What about fire?

In the Appalachians, most fires occur in the leaf litter along the forest floor. Mature temperate forest offers conditions less likely to burn into severe wildfires: with less undergrowth the fire can’t leap into the forest crown as easily; with thicker bark mature trees resist fire damage; with more shading and woody debris the forest floor is often cooler and wetter. Logging doesn’t necessarily reduce wildfires and in some instances can raise wildfire risk. The best and most efficient strategy for protecting the public against wildfire is not logging our forests but creating defensible space around our homes and structures.


What about carbon sequestration?

Claims that younger forests grow faster and store more carbon only looks relatively at the trees themselves and not the forest ecosystem as a whole. Carbon sequestration in a forest ecosystem also occurs in the soil and may actually be the largest component of carbon storage. Logging disturbs this soil and speeds decomposition, releasing carbon into the atmosphere. As for the trees, even a slowly growing large tree can still absorb more CO2 than a fast growing small tree. Relative growth rates do not equal absolute absorption.


If we don’t log will good timber go to waste?

The natural ecosystem doesn’t waste resources. Woody debris breaks down into organic soil. Insects in decaying wood provide food for animals. Fallen trees release their stored nutrients for the next generation of trees. Sometimes they are even called “nurse logs” for the benefit they provide to seedlings. SB 270 allows the removal of up to half the timber per acre, on an unspecified timescale. Without careful management, removing half of the forest from our state parks can disrupt the nutrient recycling that supports healthy new growth. An over-harvested site will exhaust the soil and lose productivity. In many respects West Virginia’s forests are still recovering from widespread clearcutting at the turn of the century with only a hundred years to replace what was lost from the accumulation of thousands or millions of years.


Will they log in viewsheds or along streams?

In meetings with conservation groups, DNR and DOF indicated that they would consider certain mitigating actions such as not logging in viewsheds, canyons, or waterways. Those provisions are not included in the bill. Such rulemaking (which the bill says is optional) would follow AFTER it becomes legal to commercially log state parks. We would be relying on a joint DNR-DOF management plan with no guarantee of public input or oversight as the bill is currently written and Governor Justice’s moratorium on new regulations.

Additionally, terms like “viewshed” or “waterways” haven’t been defined by DNR. Are they only concerned with the views from cabins and lodges? What about the views from existing hiking trails? Do waterways include intermittent or ephemeral streams? Are there buffers?

If DNR and DOF are serious about taking steps to minimize negative impacts to our state parks they should have put appropriate management prescriptions in the bill so they can be publicly discussed and enforced as law instead of offering vague assurances of rulemaking to follow.

Could logging roads become trails?

In meetings with conservation groups, DNR indicated that logging roads would be reclaimed into hiking and mountain biking trails. However, this is another vague and informal assurance that is not mentioned in SB 270 as a requirement of the management plan. And these trails would not go to desired hiking and biking destinations, but just to where desired trees once were. In the same conversation, DNR indicated that it would take up to ⅓ of the revenue from the commercial timber sale to reclaim the logging roads. This  means that there would be ⅓ less money to pay back the bond and more trees will have to be cut and sold overall. The state parks already have an extensive network of trails, we should not have to log our parks in order to pay to reclaim trails that we already have.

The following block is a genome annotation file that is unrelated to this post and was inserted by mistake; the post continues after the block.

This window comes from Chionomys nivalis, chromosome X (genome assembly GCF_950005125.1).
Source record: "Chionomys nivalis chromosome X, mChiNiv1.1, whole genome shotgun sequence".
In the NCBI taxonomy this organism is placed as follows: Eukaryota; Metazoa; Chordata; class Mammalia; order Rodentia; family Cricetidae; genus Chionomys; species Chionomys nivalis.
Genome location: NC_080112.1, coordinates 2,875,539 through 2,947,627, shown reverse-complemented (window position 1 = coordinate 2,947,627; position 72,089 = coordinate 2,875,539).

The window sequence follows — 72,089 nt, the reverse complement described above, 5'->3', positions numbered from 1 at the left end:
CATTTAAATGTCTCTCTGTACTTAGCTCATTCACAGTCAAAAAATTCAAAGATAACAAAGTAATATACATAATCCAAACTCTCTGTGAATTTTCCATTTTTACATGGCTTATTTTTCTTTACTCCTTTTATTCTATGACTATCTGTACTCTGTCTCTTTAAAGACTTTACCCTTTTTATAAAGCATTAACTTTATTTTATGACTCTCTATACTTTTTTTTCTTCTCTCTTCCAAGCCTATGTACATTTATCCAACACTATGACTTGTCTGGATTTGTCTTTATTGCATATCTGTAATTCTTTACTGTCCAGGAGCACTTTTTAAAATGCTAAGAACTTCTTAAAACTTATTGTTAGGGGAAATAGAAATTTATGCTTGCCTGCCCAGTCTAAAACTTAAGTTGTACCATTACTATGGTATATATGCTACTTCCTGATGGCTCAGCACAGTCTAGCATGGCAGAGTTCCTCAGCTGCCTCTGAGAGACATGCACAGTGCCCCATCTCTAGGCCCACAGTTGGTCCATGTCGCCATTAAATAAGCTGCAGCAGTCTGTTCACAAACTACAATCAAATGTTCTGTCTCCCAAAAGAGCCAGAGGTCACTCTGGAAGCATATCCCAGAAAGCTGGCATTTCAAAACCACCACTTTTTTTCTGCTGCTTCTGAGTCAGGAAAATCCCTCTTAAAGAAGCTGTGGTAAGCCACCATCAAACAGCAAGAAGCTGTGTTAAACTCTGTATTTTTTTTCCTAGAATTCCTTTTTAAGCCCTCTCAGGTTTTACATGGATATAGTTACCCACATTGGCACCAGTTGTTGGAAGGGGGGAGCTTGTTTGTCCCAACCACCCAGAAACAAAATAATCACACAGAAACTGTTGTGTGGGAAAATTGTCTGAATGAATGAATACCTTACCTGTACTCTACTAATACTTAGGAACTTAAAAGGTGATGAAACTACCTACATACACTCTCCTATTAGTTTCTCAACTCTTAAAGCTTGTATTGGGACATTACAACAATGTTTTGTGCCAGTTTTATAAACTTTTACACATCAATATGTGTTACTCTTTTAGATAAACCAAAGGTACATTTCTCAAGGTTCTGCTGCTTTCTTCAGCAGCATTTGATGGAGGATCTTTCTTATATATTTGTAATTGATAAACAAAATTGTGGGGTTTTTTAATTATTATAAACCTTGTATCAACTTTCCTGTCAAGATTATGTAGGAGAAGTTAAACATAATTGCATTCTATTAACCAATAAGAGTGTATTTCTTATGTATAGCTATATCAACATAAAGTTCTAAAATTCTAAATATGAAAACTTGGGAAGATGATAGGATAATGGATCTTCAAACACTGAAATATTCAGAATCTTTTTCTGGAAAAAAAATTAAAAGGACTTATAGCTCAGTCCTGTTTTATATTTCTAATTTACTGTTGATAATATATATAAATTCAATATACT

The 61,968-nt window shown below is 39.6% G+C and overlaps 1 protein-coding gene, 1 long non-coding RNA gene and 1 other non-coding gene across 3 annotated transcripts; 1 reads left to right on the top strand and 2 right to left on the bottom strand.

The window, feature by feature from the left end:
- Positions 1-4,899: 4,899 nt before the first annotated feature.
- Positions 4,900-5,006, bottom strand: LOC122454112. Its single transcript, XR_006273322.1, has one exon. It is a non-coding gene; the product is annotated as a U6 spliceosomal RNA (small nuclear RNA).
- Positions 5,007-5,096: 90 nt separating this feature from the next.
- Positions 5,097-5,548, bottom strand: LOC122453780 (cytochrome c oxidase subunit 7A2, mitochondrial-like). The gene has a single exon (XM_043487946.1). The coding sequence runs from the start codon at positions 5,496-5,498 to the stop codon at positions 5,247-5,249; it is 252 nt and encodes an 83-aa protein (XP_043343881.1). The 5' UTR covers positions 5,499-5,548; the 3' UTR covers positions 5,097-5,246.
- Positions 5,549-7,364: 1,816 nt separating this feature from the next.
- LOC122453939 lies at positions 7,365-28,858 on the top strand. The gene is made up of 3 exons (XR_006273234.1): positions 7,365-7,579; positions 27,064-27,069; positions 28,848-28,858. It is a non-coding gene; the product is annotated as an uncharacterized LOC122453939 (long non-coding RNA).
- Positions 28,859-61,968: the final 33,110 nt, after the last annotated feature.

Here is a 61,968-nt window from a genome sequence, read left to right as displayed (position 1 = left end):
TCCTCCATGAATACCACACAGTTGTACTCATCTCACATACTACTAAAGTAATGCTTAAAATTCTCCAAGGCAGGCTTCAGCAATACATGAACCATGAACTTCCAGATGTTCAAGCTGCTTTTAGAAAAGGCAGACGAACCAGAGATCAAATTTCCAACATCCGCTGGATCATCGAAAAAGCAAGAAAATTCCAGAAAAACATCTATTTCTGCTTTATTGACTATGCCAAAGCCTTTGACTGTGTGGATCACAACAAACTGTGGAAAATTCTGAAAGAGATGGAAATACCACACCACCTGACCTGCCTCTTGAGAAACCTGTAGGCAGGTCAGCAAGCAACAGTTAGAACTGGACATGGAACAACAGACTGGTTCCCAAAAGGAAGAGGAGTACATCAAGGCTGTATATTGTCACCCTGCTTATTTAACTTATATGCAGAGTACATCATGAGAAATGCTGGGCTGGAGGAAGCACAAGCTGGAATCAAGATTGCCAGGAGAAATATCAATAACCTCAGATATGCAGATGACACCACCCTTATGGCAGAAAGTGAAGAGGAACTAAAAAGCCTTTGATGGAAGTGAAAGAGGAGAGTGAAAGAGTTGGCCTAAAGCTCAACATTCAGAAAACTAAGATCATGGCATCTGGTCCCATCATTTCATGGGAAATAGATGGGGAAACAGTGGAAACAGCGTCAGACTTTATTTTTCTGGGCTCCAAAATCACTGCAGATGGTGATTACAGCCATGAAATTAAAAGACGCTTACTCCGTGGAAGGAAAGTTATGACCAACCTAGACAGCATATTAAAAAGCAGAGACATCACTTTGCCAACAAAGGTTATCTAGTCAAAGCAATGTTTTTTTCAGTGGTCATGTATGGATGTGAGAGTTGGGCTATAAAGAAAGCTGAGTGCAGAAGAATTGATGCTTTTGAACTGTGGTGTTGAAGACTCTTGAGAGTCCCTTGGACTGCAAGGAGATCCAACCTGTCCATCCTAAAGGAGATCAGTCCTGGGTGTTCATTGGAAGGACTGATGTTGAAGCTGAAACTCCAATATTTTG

Could West Virginia lose federal funding for parks?

Our state park system was created 80 years ago to preserve natural values and provide outdoor recreation experiences. By introducing commercial logging we risk the future of the Land and Water Conservation Fund (LWCF) for our state parks. The LWCF is a federal program that has given over $7 million to West Virginia for acquisition and upkeep of state parks, so long as public recreation is the priority. 24 of our 37 parks have received federal dollars through LWCF. If we allow commercial logging, West Virginia may be found in violation of a “conversion of use.” If so, the state could end up missing out on any future grant money and West Virginia might even have to buy replacement property.


Where do we go from here?

The conservation community agrees that the state parks need more funding but think that SB270 is not the way to get it.

Revenue alternatives include increased general appropriations, various user fees or passes, lodging surcharges, specialty license plates, voluntary donation programs, certain sales tax earmarks, deed recording fees, lottery proceeds, and improved partnerships with local governments, businesses, and foundations. We will bring all these ideas to the Governor for further discussion.

We won’t dismiss outright any of the game habitat arguments either, but we have specific wildlife management acreage that far exceeds our state park lands.

If the Governor or Legislature comes back with a genuine forest health bill that isn’t about generating revenue for bond payments, then we can talk about what’s best for state park forest health. Such a bill would likely have to prohibit timber sales and clearly define limitations, protections, and opportunities for public participation. We would like to see an affirmation that WV state parks are for preservation and dominated by natural succession. If a forest management plan was implemented it should be a public process.